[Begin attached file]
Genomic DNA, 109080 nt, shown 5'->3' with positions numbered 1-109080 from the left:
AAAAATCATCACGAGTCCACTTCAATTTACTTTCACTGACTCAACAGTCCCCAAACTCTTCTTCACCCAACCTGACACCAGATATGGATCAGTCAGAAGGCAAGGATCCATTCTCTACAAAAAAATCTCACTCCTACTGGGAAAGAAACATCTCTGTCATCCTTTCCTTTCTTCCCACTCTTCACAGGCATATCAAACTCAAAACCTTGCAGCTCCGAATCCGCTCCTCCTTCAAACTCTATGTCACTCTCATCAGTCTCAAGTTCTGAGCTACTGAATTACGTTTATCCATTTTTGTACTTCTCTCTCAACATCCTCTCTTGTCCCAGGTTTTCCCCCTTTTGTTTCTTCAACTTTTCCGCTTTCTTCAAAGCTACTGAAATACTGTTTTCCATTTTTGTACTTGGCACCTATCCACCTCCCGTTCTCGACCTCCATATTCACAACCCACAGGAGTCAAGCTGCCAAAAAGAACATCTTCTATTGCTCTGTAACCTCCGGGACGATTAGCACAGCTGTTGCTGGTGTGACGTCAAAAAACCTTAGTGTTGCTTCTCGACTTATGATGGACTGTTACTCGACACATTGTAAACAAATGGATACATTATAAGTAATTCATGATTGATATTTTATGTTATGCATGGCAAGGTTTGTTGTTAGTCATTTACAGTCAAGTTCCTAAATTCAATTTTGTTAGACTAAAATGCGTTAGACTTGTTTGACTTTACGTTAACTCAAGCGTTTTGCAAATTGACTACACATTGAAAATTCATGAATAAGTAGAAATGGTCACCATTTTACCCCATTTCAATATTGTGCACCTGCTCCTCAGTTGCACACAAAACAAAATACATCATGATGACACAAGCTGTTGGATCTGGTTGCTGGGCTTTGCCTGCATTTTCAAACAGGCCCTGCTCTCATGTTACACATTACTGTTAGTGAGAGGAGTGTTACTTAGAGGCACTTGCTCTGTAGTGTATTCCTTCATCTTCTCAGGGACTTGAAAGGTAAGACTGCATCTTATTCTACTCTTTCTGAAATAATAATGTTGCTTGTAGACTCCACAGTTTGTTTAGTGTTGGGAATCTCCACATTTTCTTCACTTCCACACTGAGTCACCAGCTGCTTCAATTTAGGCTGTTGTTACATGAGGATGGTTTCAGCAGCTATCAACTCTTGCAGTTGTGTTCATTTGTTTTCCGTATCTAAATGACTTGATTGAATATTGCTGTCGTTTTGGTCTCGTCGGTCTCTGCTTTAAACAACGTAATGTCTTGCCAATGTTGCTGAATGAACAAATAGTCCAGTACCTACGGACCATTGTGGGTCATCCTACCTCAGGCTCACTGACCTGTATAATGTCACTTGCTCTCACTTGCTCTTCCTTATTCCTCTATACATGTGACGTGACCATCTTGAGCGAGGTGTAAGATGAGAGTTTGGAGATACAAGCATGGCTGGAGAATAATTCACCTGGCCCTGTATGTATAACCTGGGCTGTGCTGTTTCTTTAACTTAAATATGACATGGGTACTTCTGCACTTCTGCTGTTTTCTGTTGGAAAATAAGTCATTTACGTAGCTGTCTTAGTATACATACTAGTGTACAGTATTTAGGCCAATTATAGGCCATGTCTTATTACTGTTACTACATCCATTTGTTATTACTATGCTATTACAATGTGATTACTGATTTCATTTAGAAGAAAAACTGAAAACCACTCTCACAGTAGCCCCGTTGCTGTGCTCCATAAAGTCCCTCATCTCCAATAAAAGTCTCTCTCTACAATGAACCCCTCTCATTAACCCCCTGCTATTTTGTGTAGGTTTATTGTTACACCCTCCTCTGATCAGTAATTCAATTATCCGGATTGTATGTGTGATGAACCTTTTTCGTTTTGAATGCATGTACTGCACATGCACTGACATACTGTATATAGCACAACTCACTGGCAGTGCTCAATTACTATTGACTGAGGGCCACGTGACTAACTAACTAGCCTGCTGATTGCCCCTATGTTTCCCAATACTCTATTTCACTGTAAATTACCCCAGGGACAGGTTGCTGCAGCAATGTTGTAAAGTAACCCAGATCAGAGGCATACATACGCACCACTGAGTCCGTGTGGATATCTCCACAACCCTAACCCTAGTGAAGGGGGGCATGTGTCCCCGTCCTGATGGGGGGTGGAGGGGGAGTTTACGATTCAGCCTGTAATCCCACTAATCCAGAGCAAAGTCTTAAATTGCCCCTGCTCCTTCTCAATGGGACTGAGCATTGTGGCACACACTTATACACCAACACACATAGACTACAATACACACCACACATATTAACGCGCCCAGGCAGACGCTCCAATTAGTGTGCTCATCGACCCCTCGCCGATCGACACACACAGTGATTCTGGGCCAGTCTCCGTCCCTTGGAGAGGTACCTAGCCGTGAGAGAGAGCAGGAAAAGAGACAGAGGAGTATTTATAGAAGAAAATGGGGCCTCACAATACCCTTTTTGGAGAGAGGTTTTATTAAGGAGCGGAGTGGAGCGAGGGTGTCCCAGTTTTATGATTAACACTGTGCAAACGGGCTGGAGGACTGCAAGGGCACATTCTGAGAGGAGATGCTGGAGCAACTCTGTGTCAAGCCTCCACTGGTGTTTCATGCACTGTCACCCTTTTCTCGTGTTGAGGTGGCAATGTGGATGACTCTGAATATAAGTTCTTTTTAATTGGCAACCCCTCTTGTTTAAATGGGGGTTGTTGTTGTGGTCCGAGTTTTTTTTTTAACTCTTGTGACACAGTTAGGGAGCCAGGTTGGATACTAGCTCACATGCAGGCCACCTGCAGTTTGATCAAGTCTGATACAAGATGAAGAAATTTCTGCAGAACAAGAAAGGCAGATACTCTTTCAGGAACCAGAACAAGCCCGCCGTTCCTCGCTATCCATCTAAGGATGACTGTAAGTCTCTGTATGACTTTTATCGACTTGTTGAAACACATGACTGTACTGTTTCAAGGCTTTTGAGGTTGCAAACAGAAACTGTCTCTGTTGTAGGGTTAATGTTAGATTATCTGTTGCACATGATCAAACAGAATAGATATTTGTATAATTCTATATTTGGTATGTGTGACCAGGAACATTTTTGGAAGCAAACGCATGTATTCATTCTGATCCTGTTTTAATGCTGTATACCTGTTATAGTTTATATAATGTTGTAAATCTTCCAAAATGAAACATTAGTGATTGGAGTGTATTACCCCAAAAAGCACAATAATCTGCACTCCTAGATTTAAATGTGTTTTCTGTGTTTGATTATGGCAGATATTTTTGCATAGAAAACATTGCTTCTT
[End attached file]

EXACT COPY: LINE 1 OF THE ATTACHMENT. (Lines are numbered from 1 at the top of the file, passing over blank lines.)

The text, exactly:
Genomic DNA, 109080 nt, shown 5'->3' with positions numbered 1-109080 from the left: